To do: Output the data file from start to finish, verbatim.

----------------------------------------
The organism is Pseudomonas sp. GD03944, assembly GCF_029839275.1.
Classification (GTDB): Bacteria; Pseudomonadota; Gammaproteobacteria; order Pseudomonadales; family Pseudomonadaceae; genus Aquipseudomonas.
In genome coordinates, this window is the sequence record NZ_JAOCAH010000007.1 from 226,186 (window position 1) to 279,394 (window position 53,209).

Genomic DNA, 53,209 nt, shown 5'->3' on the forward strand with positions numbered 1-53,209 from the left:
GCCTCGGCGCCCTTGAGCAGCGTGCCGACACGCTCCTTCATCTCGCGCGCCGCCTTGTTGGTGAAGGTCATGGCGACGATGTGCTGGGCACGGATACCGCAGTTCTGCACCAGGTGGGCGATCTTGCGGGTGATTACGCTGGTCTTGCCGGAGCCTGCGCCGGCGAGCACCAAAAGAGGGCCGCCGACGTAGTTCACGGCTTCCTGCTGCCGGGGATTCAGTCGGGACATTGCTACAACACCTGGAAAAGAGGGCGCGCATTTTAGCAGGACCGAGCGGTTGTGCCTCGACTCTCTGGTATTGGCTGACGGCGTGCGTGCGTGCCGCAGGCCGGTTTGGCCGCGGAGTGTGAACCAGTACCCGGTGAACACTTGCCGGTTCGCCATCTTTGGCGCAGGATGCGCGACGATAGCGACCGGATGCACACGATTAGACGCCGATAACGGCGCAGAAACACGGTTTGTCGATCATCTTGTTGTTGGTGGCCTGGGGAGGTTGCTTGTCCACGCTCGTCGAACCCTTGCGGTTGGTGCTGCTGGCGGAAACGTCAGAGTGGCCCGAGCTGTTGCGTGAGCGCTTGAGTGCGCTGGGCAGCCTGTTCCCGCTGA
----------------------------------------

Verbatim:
The organism is Pseudomonas sp. GD03944, assembly GCF_029839275.1.
Classification (GTDB): Bacteria; Pseudomonadota; Gammaproteobacteria; order Pseudomonadales; family Pseudomonadaceae; genus Aquipseudomonas.
In genome coordinates, this window is the sequence record NZ_JAOCAH010000007.1 from 226,186 (window position 1) to 279,394 (window position 53,209).

Genomic DNA, 53,209 nt, shown 5'->3' on the forward strand with positions numbered 1-53,209 from the left:
GCCTCGGCGCCCTTGAGCAGCGTGCCGACACGCTCCTTCATCTCGCGCGCCGCCTTGTTGGTGAAGGTCATGGCGACGATGTGCTGGGCACGGATACCGCAGTTCTGCACCAGGTGGGCGATCTTGCGGGTGATTACGCTGGTCTTGCCGGAGCCTGCGCCGGCGAGCACCAAAAGAGGGCCGCCGACGTAGTTCACGGCTTCCTGCTGCCGGGGATTCAGTCGGGACATTGCTACAACACCTGGAAAAGAGGGCGCGCATTTTAGCAGGACCGAGCGGTTGTGCCTCGACTCTCTGGTATTGGCTGACGGCGTGCGTGCGTGCCGCAGGCCGGTTTGGCCGCGGAGTGTGAACCAGTACCCGGTGAACACTTGCCGGTTCGCCATCTTTGGCGCAGGATGCGCGACGATAGCGACCGGATGCACACGATTAGACGCCGATAACGGCGCAGAAACACGGTTTGTCGATCATCTTGTTGTTGGTGGCCTGGGGAGGTTGCTTGTCCACGCTCGTCGAACCCTTGCGGTTGGTGCTGCTGGCGGAAACGTCAGAGTGGCCCGAGCTGTTGCGTGAGCGCTTGAGTGCGCTGGGCAGCCTGTTCCCGCTGA